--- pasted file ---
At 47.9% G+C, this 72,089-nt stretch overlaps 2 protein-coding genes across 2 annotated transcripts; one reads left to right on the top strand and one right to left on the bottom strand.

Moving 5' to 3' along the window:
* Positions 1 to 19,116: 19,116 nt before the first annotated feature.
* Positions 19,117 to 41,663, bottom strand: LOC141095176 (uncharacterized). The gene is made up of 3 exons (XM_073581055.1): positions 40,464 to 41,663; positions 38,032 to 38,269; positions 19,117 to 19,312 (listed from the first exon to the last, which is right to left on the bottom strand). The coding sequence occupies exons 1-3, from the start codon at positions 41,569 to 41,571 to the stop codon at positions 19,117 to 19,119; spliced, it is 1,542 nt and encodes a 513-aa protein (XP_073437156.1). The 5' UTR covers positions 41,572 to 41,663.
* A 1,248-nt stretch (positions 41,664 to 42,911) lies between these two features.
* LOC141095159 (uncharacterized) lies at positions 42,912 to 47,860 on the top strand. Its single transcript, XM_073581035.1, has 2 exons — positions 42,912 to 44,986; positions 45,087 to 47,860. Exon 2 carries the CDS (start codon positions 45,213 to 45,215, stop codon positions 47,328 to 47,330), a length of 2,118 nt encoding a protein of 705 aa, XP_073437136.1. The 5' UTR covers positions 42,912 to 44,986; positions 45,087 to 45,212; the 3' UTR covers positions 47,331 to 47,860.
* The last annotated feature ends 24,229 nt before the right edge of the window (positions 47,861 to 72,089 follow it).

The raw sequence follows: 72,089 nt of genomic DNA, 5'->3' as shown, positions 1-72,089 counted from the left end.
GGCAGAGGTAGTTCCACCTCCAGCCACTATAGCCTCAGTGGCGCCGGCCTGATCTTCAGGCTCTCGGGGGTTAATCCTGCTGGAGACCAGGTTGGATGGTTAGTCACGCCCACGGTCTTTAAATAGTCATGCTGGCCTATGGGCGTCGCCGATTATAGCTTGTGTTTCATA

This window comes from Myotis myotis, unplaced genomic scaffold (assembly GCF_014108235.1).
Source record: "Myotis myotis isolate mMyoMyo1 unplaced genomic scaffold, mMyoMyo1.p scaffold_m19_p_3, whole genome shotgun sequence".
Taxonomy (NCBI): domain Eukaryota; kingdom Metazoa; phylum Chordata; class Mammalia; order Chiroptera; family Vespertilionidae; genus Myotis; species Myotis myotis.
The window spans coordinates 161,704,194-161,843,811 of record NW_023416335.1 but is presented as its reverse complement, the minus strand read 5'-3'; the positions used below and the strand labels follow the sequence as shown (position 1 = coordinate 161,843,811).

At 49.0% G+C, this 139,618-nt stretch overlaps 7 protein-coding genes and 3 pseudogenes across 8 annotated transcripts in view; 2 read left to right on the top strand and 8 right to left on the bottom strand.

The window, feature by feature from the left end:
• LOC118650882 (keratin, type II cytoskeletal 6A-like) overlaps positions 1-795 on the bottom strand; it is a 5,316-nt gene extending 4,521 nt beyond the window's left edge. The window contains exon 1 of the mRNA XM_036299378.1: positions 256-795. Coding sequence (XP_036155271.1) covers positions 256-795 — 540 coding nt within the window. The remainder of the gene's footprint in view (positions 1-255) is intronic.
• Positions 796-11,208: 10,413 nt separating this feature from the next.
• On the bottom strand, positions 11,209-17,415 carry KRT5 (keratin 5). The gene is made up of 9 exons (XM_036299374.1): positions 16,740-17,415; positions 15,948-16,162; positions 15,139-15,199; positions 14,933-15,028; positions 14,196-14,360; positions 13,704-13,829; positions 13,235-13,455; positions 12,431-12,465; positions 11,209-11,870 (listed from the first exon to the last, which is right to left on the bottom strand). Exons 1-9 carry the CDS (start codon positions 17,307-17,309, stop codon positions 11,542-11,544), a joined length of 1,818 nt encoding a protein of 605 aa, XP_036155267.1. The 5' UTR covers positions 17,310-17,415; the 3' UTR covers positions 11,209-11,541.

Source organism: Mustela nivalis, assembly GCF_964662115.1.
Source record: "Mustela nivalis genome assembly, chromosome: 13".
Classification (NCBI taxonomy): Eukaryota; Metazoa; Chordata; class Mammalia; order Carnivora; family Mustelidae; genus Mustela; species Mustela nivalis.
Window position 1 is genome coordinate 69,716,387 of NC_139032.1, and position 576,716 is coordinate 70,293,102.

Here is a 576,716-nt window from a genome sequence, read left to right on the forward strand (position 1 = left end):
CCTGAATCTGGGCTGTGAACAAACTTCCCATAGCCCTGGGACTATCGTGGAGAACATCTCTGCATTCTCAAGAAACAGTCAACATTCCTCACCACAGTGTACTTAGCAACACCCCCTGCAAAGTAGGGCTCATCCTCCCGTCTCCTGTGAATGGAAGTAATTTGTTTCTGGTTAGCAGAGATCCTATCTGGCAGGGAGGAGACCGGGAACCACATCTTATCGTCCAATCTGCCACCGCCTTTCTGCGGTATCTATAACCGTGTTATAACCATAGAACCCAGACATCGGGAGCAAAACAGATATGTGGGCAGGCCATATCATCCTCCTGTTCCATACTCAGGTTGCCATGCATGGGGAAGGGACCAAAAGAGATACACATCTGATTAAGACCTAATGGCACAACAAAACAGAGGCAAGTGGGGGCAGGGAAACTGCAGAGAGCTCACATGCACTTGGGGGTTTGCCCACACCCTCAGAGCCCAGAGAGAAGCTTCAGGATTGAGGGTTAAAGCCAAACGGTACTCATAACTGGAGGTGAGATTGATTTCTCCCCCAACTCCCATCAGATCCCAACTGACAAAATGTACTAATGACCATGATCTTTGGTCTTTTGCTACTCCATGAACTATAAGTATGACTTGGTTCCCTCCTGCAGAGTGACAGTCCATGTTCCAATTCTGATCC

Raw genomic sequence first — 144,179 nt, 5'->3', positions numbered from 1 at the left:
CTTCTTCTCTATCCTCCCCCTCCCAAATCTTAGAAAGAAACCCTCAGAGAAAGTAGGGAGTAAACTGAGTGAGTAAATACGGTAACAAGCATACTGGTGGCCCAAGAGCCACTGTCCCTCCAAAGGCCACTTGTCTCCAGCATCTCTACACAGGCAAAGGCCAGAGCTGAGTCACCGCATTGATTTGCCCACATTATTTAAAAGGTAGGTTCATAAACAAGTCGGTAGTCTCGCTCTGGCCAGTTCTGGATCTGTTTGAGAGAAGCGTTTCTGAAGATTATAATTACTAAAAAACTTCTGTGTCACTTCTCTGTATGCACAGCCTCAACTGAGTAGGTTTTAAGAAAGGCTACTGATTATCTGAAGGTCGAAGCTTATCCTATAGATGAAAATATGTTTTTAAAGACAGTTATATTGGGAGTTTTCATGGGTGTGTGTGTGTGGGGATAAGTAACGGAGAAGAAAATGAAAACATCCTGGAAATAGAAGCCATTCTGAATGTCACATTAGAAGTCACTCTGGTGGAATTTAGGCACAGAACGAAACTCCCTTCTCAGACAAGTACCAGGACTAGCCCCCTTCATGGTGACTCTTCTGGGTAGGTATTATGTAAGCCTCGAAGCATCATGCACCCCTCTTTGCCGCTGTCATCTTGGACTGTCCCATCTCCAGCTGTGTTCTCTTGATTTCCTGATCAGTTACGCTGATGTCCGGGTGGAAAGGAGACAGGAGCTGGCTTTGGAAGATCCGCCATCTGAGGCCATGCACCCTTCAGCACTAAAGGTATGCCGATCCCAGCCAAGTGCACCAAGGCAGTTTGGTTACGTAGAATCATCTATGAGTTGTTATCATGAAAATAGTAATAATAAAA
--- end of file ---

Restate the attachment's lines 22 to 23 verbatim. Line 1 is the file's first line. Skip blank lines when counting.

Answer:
Window position 1 is genome coordinate 69,716,387 of NC_139032.1, and position 576,716 is coordinate 70,293,102.

Here is a 576,716-nt window from a genome sequence, read left to right on the forward strand (position 1 = left end):